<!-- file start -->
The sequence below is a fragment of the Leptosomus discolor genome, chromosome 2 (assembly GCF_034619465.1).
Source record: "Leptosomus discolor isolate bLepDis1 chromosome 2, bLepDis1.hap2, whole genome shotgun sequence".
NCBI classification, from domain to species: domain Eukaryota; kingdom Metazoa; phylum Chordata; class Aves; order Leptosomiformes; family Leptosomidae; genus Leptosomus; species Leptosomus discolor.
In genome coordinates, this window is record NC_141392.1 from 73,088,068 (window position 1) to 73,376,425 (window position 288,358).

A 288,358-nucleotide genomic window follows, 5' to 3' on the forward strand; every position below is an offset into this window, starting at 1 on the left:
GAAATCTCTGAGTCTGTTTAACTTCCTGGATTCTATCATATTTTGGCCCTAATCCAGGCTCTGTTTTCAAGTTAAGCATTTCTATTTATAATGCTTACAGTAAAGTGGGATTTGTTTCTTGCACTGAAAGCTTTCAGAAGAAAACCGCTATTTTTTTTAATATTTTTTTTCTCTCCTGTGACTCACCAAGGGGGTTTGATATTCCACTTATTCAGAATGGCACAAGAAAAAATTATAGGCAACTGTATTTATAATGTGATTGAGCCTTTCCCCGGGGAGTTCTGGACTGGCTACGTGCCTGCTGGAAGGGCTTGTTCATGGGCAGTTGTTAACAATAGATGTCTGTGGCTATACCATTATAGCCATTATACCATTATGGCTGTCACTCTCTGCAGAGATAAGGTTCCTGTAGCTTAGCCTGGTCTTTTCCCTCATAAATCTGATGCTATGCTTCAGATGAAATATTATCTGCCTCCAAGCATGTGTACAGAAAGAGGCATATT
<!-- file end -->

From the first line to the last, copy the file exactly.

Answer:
The sequence below is a fragment of the Leptosomus discolor genome, chromosome 2 (assembly GCF_034619465.1).
Source record: "Leptosomus discolor isolate bLepDis1 chromosome 2, bLepDis1.hap2, whole genome shotgun sequence".
NCBI classification, from domain to species: domain Eukaryota; kingdom Metazoa; phylum Chordata; class Aves; order Leptosomiformes; family Leptosomidae; genus Leptosomus; species Leptosomus discolor.
In genome coordinates, this window is record NC_141392.1 from 73,088,068 (window position 1) to 73,376,425 (window position 288,358).

A 288,358-nucleotide genomic window follows, 5' to 3' on the forward strand; every position below is an offset into this window, starting at 1 on the left:
GAAATCTCTGAGTCTGTTTAACTTCCTGGATTCTATCATATTTTGGCCCTAATCCAGGCTCTGTTTTCAAGTTAAGCATTTCTATTTATAATGCTTACAGTAAAGTGGGATTTGTTTCTTGCACTGAAAGCTTTCAGAAGAAAACCGCTATTTTTTTTAATATTTTTTTTCTCTCCTGTGACTCACCAAGGGGGTTTGATATTCCACTTATTCAGAATGGCACAAGAAAAAATTATAGGCAACTGTATTTATAATGTGATTGAGCCTTTCCCCGGGGAGTTCTGGACTGGCTACGTGCCTGCTGGAAGGGCTTGTTCATGGGCAGTTGTTAACAATAGATGTCTGTGGCTATACCATTATAGCCATTATACCATTATGGCTGTCACTCTCTGCAGAGATAAGGTTCCTGTAGCTTAGCCTGGTCTTTTCCCTCATAAATCTGATGCTATGCTTCAGATGAAATATTATCTGCCTCCAAGCATGTGTACAGAAAGAGGCATATT